Monday, December 14, 2015
Uncle Marvin in the Deseret News
Ammon, Idaho (AP)--It's been a long time since Ammon was a country town with a population of about 400, but from the chair in Marv's Barber Shop it is possible to feel like time stood still.
For more than 50 years, Marv Anderson has been cutting hair in his shop at 2955 Central Ave. Outside, a red, white and blue pole spins to let people know there's a real barber in business.
"A hairstylist cannot use a red, white and blue barber's pole," said Anderson, 78. "A hairstylist can't use a straight razor either."
The horsehide strap for his razor is 50 years old. The certificate on the wall from the state of Idaho is dated Aug. 16, 1957. The framed dollar bill, from his first customer, is a silver certificate, a type of currency the U.S. Treasury stopped printing in 1964.
Anderson the is grandson of Joseph Anderson, who came to the area in the 1890s to farm.
His shop is across the street from Ammon Elementary School, which used to be the Ammon School, which he attended from kindergarten through the 12th grade.
"I prefer it here off the main drag." he said.
For Anderson and his wife, Marie, the location has always been advantageous. In the early 1950s, they ran a confectionery, selling hot dogs, hamburgers and pop for a nickel. The hot lunch program in the mid-'50s knocked the pins form under that business, at which point the couple decided it would be a good move for both of them to attend the Idaho Barber and Beauty School in Boise. Marie got her license as a cosmetologist, while Marv trained as a barber.
Part of that training involved learning to use a straight razor, something he only uses for shaving the backs of necks now. But 50 years ago, it was common for a barbershop to shave three or four faces a day.
There's an art to shaving someone's face with a straight razor, and it takes some practice.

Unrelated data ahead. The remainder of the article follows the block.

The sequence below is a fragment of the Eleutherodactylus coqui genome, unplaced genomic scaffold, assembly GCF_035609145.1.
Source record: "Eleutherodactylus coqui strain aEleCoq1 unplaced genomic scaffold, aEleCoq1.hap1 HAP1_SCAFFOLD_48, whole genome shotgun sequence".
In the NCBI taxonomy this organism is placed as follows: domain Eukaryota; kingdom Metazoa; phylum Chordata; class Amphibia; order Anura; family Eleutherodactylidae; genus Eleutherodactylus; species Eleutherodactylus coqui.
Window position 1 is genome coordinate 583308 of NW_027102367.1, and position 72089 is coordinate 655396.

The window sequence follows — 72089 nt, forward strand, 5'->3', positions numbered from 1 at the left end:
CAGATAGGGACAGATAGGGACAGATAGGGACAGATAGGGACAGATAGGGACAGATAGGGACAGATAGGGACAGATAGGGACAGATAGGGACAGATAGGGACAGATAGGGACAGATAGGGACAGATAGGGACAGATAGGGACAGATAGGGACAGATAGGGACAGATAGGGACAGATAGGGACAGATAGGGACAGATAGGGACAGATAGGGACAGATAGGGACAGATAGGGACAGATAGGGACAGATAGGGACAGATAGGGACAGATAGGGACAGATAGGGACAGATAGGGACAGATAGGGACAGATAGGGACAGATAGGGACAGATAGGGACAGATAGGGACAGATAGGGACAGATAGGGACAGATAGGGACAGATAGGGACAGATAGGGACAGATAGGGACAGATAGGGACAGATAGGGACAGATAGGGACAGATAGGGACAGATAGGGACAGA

At barber's college, neophytes would practice on pop bottles, then on balloons.
"When we could do about three balloons without popping them, then they'd let us shave each other," Anderson said.
When he came back to easter Idaho, Anderson apprenticed with two barbers, Mr. Summers and Mr. Shurtliff, before opening Marv and Marie's Kut & Kurl Shop. The cultural upheavals of the '60s and '70s didn't have much effect in Ammon.
"A few of the junior high kids wanted to look ugly and look like the Beatles," he said. But the regular customers could be depended on.
"They say his stories grow every time he tells them," said Paul Curtis, 89, one of Anderson's earliest customers. It's Curtis' dollar bill that is framed on the wall, Anderson said, although the signature is faded to the point where that can't be verified.
Anderson still depends on what he calls the "old reliables," although there is a waning number of them. In fact, he keeps a stack of funeral programs on the window still by the door.
"A lot of the old reliables go south during the winter. When they come back, they look through the pile to see who's gone," he said.
For his part, Anderson said he plans to stay in business until he's 93. The pace suits him: Some days the shop will 12 customers, others days it might have two.
If things are slow, there's plenty to read, including magazines and comic books from the '50s and '60s.
"A lot of my customers bring their old magazines, and I welcome it," Anderson said.